The cocoon

It was never my intention to update this blog all the time, or turn it into a ‘thing’, chiefly because that would’ve entailed finding out what a ‘thing’ is, and then doing it. It’s more a place for diarising life with young kids (because I am extremely forgetful), sharing the funny stuff (because I don’t have colleagues), and venting (because I usually do that quite angrily and out loud while I’m having a shower and I’m not sure if the neighbours can hear me through the wall – this is quieter).

I’m finally sitting down to write this post about life as a stay-at-home parent slash freelance journalist slash can you be a stay-at-home parent with a job slash no not really. It’s been percolating in my brain for a while and, unlike any notions I’ve had over the years to get tattoos, hasn’t gone away. It’s about the overwhelming blanket of nothingness that can drape itself over you when you stay at home with kids, and what it feels like to be under it.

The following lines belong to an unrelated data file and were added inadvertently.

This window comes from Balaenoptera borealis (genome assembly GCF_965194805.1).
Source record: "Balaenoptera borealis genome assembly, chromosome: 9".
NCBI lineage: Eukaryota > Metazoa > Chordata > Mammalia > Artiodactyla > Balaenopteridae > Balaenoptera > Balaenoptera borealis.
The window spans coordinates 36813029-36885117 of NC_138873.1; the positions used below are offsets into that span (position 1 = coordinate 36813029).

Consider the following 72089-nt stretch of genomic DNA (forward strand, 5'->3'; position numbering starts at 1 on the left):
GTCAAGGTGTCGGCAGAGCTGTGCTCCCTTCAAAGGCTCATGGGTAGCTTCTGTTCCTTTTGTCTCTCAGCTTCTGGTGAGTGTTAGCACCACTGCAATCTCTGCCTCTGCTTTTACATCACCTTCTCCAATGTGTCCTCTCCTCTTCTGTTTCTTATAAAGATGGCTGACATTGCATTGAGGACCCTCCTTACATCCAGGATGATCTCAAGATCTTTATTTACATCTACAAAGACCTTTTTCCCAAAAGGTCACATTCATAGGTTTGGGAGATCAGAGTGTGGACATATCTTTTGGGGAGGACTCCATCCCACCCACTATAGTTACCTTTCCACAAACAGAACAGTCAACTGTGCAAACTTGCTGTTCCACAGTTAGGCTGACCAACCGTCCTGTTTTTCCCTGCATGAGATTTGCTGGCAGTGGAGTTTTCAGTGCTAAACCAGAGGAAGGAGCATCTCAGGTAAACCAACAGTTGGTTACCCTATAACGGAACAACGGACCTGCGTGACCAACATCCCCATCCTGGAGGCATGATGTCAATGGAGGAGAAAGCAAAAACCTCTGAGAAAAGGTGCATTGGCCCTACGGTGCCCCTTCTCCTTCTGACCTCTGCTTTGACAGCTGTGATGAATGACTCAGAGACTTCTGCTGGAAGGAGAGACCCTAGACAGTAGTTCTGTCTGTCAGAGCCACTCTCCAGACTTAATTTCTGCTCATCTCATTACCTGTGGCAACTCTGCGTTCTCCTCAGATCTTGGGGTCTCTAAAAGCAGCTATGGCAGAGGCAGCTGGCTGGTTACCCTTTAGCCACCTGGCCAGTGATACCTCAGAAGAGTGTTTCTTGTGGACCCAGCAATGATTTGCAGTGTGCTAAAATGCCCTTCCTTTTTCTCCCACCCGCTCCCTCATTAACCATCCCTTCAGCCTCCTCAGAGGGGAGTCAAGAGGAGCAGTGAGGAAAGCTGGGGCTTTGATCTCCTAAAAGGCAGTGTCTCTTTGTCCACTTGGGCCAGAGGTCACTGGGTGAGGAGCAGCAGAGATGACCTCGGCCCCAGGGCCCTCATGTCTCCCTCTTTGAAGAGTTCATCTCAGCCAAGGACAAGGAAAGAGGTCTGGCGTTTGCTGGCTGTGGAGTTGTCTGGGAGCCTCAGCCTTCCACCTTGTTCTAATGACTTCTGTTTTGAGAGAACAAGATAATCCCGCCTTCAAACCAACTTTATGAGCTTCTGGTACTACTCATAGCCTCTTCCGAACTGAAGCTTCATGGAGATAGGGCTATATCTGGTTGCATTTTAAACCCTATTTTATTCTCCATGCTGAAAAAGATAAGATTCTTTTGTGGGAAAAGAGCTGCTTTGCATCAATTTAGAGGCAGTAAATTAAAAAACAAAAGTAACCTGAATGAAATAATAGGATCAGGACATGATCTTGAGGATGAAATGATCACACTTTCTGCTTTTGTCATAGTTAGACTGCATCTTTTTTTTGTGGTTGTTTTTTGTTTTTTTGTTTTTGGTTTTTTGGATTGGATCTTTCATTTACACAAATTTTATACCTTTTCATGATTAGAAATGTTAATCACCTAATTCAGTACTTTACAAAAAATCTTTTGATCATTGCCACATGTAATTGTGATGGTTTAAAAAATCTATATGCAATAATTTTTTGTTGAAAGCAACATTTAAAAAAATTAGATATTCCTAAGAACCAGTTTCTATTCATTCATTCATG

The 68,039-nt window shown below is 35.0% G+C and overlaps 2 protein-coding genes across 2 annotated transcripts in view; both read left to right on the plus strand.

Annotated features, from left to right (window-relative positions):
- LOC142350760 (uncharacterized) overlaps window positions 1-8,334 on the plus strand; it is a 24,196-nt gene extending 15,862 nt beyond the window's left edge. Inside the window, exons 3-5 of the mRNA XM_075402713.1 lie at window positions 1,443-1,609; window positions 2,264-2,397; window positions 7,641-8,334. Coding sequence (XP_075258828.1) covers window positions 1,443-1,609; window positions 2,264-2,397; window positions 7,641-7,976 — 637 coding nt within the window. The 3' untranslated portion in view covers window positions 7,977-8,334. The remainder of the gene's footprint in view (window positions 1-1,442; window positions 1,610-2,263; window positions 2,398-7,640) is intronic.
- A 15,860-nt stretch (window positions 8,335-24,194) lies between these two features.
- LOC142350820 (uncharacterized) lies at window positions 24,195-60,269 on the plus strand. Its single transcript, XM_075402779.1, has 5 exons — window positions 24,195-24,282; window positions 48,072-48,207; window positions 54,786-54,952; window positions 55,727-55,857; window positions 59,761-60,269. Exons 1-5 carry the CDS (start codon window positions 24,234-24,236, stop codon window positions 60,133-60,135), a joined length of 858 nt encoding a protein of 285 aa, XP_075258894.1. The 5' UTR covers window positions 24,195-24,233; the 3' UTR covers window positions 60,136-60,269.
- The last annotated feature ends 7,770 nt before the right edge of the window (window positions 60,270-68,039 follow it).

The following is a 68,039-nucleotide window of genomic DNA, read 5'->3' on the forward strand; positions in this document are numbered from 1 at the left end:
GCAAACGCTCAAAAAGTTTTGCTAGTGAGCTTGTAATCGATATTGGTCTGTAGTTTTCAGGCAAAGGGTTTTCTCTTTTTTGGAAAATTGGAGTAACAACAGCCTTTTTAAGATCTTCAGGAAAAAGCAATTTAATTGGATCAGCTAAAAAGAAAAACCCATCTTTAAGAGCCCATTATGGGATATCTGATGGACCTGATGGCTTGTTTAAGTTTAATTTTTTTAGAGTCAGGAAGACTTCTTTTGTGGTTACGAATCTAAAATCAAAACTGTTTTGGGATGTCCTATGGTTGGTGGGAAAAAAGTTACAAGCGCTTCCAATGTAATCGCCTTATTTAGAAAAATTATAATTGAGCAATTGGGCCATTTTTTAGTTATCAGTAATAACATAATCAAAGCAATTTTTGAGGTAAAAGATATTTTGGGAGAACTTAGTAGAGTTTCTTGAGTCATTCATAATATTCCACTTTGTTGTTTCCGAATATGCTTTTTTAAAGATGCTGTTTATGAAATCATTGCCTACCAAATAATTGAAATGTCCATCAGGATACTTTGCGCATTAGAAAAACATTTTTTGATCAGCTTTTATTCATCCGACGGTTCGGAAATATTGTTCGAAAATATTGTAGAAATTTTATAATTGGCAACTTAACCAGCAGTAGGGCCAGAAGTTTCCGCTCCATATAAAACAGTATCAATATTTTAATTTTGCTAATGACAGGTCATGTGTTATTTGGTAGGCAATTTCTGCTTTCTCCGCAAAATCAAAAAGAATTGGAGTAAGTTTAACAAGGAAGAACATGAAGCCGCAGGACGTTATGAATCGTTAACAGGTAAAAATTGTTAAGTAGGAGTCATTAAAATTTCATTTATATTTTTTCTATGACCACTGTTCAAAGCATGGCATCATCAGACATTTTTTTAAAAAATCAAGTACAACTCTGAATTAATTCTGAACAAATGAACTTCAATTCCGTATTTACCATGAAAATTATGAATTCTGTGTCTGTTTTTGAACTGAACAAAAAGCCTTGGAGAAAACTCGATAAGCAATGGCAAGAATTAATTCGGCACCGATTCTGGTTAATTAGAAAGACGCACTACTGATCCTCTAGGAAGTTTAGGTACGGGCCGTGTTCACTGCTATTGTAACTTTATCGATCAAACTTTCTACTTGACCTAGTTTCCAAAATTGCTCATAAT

This isn’t really a post about parenting. There’s so much shared ground in parenting and everyone deals with things differently, which is great. I mean, it’s not chartered accountancy, it doesn’t have to be done in a certain way, we’re all just weird humans raising weird little humans in our own weird ways. Routines v attachment parenting, bottle v breast, that weaning where you give them slop and they get it everywhere v that other weaning where you put food on their high chair and they get it everywhere – to be honest, I don’t really give a shit about any of that. Humans pop out sprogs then grow them up, it’s the most basic thing that we do and, judging by the huge number of us scurrying around on the planet’s surface like flies on a dead squirrel, we’re reasonably proficient at it. Go us. I’d rather watch Gangnam Style again than work myself up into a state of angst because I saw somebody give textured puree to a four month old.